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Employment Law Blog
James Tarquin, P.A
As part of our commitment to assist and educate employees in fighting back against the abusive employment practices of employers, we offer a broad range of information about employment law issues in our employment blog

Are Employees Protected Against A Retaliatory Transfer For Complaining About Sexual Harassment?

Red retaliation sign

The federal employment discrimination laws protect employees from retaliation for opposing any employment practice made unlawful under the employment discrimination statutes.  For example, employees are protected from retaliation for complaining about sexual harassment in the workplace.  However, the federal employment discrimination laws do not make all retaliatory actions unlawful.  Rather, the federal employment laws make illegal only those retaliatory actions that constitute an adverse employment action.  In Burlington N. & Santa Fe R.R. Co. v. White, 548 U.S. 53 (2006), the U.S. Supreme Court defined an adverse employment action in the retaliation context as an act that “well might have dissuaded a reasonable worker from making or supporting a charge of discrimination.”  The White Court explained that “petty slights, minor annoyances, and a simply lack of good manners” will generally not constitute an adverse employment action for purposes of a retaliation claim.  Instead, the White Court determined, an employee must show “material adversity” because “it is important to separate significant from trivial harms.” 

Having represented victims of retaliation for almost twenty years, our Marion County, Florida employment retaliation attorneys have learned that employers frequently punish employees who complain about sexual harassment by subjecting them to a disadvantageous transfer.  Employers then defend the subsequent retaliation lawsuit by claiming that the employee did not suffer an adverse employment action because the transfer did involve a demotion or pay decrease.  In other words, employers contend that the employee’s retaliation lawsuit is baseless because the transfer amounts to nothing more than a “trivial harm.”  A recent decision by the U.S. Sixth Circuit Court of Appeals in Mys v. Michigan Department of State Police, No. 17-1445 (6th Cir. Mar. 28, 2018) demonstrates that a transfer can constitute an adverse employment action even when the transfer does not involve a demotion or pay decrease.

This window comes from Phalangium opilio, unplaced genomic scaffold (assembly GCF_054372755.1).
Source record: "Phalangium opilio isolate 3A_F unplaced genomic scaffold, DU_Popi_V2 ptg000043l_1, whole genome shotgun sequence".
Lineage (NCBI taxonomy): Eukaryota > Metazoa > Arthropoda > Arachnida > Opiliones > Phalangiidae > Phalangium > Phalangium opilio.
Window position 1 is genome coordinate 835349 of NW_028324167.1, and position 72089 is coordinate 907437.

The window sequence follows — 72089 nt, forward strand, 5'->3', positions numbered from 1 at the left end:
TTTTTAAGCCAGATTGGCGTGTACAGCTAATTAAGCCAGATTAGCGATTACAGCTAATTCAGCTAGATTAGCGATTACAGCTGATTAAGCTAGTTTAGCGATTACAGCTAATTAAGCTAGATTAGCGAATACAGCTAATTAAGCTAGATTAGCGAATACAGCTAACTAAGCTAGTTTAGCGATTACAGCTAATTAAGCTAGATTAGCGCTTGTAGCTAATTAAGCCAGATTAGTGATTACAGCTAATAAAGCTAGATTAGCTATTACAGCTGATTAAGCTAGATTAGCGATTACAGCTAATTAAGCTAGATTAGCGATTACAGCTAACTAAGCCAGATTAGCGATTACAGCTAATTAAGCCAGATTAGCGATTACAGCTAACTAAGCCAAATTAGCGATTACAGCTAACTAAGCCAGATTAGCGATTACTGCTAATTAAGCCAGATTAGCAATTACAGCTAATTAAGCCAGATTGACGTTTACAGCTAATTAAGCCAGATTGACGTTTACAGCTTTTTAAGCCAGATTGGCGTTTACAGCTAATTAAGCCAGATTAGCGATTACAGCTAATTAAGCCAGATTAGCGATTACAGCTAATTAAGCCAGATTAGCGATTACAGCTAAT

Transferred For Complaining About Sexual Harassment

In that case, Linda Mys (Mys) claimed that her former employer, the Michigan Department of State Police (Department), retaliated against for complaining about sexual harassment in violation of Title VII of the Civil Rights Act of 1964 (Title VII).  Mys began working for the Department in 1987.  In 1999, Mys was promoted to sergeant and began working at the Department’s post in Newaygo, Michigan.  Mys subsequently bought a home in Sand Lake, Michigan, which is 15 miles form the Newaygo post.

In 2005, Mys alleged that she was subjected to unwanted sexual advances by a fellow officer named Miller.  Mys alleged that the unwanted sexual behavior culminated in June of that year when Miller showed up uninvited to her house and sexually assaulted her.  After Mys made a sexual harassment complaint, the Department conducted an internal investigation which deemed Mys’ allegations “nonsustained,” meaning that the available evidence neither confirmed nor dispelled them.  As a result, the Department took no action against Miller.  In 2007, Mys made another sexual harassment complaint against Miller.  The Department’s internal investigation determined that her allegations were “unfounded.”